Veidt asked for what he got, which stood out to me as almost identical to what America got when Nixon asked Dr. Manhattan to go to Vietnam in the first place. He was to go play hero and freedom fighter, but to do it, he destroyed that country and many innocent women and children died. He gave them what they wanted. He gave the country a hero, something to believe in, and he gave Adrian a kingdom in which to rule. No, the utopia Veidt craved, that he obsessed over and tried to manufacture through a giant monster and raining squid, that one would never exist. But he could go play caretaker or steward of the place Osterman created, where the subjects all just wanted to adore someone.
There’s a subtle nod to Christianity here, whether intentional or not, in that the Bible tells us we are responsible for none of our own successes and have nothing of our own. We are merely stewards of God’s creation, with responsibilities to share and to help those in need. Veidt wanted to rule, and he didn’t want to be a tyrant once he got there, although if you notice, as he tries to find an escape so he can get back to the “real” world, he murdered a lot of Europa doing all those tests. So, for the second time, Veidt was a killer.
Why did he want to escape? Why is he locked up and having post-credit chats with the Game Warden? Because he knows the beings on Europa are created by Dr. Manhattan and all they want is to be ruled. There’s no challenge. He can’t take credit for being superior there, because HE KNOWS JON OSTERMAN CONTROLS IT, CREATED IT, AND IS THE REAL AUTHORITY. What Adrian cannot take, and why he feverishly takes that crown and laughs, knowing what he might be able to do with it, is believing others don’t see him as supreme. The reason why it bothers him is because he knows it’s true.
Jon telling Angela what’s coming, what’s going to happen, from the dinner date the next day to a new favorite song to the fight during sex to her telling him to “leave” all helped program us to know that when he said their relationship would end in tragedy, but he couldn’t tell her what it would be…he would be right. We saw how it worked out when he was teleported by the cannon after Angela thought they had won. Because of the triumph and the dominance of those two in the front yard war zone, that next moment was predictable. Remember, this is the penultimate episode of the season, which I will always say is the one that exists to put the heroes in the worst spots, it’s where someone crucial dies, or when the circumstances are the most dire. It has to be this way so the finale can be the release for the audience, before some kind of cliffhanger and new twist sends the show into its offseason.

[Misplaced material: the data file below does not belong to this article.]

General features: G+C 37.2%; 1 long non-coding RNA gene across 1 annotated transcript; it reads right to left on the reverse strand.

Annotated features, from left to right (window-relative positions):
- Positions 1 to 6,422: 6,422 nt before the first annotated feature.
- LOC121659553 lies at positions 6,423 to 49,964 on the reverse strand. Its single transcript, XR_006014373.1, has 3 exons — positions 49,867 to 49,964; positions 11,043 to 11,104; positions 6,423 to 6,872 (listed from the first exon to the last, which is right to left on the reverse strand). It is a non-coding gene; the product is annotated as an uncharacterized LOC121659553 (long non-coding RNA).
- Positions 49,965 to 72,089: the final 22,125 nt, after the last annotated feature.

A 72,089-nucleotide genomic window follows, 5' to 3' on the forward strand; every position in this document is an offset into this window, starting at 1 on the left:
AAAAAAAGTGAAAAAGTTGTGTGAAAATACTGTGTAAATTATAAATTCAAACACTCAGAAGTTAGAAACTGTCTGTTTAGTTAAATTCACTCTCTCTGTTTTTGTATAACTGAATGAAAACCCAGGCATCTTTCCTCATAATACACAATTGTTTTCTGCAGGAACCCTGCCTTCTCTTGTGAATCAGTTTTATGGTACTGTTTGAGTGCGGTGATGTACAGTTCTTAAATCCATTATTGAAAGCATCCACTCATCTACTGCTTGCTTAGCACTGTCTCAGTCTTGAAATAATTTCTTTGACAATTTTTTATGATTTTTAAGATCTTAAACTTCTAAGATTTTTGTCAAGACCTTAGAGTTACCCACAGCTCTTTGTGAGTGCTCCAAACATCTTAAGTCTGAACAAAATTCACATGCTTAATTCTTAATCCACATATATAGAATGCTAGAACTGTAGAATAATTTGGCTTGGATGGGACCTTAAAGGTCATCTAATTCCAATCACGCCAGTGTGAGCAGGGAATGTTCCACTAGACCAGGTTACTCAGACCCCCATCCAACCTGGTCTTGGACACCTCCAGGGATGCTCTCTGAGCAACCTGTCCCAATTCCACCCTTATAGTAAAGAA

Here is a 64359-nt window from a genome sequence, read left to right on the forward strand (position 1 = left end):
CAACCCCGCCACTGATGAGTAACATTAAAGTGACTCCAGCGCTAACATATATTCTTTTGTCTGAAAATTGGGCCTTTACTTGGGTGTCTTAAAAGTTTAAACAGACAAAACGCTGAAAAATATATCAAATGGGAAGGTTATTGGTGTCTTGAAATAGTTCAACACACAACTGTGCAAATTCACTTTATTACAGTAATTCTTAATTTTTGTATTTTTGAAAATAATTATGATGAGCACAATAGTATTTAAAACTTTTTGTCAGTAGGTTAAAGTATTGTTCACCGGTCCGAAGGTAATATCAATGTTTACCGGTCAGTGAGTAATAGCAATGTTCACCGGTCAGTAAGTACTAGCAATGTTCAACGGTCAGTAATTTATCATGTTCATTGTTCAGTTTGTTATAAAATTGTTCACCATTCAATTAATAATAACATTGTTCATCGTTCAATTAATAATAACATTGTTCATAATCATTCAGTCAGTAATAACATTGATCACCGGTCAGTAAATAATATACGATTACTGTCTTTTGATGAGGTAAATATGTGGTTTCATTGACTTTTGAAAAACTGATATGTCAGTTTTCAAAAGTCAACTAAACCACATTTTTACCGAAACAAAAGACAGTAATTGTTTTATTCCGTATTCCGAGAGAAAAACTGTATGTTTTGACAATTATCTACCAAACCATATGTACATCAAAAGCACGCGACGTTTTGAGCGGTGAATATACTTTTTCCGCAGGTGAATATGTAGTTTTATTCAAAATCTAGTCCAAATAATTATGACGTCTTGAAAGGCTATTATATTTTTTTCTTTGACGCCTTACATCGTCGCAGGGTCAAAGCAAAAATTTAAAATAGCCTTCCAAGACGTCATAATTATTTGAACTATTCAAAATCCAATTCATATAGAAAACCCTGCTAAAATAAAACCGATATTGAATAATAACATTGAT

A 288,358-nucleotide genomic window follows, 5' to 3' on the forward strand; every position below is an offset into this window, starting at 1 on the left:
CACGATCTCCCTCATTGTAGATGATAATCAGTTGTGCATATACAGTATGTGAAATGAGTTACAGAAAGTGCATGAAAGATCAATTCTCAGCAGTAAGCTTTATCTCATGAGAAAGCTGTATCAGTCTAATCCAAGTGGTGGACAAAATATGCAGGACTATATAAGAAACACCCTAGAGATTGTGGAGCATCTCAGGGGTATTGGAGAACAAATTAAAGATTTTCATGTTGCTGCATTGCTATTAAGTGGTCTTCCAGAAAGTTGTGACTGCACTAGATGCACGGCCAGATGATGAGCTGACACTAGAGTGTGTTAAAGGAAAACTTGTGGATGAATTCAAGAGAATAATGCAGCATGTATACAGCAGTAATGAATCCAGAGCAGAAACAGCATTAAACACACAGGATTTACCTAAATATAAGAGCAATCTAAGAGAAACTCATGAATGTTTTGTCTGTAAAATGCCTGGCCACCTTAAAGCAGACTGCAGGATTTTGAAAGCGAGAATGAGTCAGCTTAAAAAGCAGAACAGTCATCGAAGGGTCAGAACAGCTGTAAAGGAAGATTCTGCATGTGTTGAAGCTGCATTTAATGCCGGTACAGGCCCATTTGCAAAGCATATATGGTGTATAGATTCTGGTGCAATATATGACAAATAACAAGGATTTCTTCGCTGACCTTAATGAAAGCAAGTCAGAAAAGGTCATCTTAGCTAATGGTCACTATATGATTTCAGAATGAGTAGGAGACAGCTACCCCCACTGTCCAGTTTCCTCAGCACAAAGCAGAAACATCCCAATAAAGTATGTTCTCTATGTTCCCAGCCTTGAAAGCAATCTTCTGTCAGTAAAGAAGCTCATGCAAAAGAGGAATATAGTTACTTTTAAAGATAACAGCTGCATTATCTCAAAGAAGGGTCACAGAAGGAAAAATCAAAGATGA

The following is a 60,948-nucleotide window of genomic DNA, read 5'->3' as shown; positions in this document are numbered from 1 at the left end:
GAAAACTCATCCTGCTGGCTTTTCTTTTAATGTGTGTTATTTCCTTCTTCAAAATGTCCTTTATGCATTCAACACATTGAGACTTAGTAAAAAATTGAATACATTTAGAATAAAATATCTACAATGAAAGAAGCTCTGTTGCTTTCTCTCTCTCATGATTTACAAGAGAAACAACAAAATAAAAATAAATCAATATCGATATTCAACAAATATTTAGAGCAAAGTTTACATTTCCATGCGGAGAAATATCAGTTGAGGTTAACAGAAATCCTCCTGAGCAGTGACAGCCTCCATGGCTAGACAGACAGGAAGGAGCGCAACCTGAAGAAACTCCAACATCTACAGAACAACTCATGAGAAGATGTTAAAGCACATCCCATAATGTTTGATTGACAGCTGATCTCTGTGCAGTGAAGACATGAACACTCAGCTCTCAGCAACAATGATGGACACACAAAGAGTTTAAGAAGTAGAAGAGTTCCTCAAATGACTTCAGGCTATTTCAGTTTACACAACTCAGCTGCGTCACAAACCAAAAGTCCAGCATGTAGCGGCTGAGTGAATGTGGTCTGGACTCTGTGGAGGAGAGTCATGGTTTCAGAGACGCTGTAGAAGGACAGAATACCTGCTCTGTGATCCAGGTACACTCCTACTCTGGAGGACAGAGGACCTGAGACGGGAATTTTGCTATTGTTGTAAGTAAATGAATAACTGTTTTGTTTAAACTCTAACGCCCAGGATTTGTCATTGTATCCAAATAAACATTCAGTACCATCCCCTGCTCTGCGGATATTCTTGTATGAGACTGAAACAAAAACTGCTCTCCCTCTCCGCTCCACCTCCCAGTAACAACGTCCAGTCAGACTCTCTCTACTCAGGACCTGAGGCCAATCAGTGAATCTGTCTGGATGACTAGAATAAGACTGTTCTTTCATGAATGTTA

The difference here is, we don’t know if next week is the end of the season…or the series. The numbers have picked up tremendously, which is surprising, but indicates the critical acclaim has drawn people in or drawn them back to give it another shot. Last week’s episode eclipsed 7 million viewers, making it the biggest success since Big Little Lies as an HBO freshman series. Still, it leaves much to be done next week, and now it’s built some expectations. These last three episodes, even if the early stuff didn’t work for you, have been unbelievable, and each for different reasons.
“A God Walks Into Abar” (also a super-clever name) was a blast, it was laid out with necessary precision, but leaves us scratching our heads in the ways it intends. This was awesome TV, featuring everything you could want. Wherever it might have been slotted at midseason on your list, it’s now in my top five of the year. If it ends on a high note next week, we could be talking top three. I need to take inventory before I try to place it, but it’s fantastic right now. This is what I hoped for when the series began, something that would have me thinking deeply for days after I saw it, just as Lindelof did with The Leftovers, just as he did with Lost.
He’s doing it again right before our very eyes. And Jeff Jensen, one of the people responsible for me writing about TV and film in the first place from his in depth Lost pieces in Entertainment Weekly, has done some of the best work of his career co-writing this episode. I loved it. I need to see it again. And then we’ve got what should be a special finale on tap next week.
I’m @JMartZone. Nothing ever ends.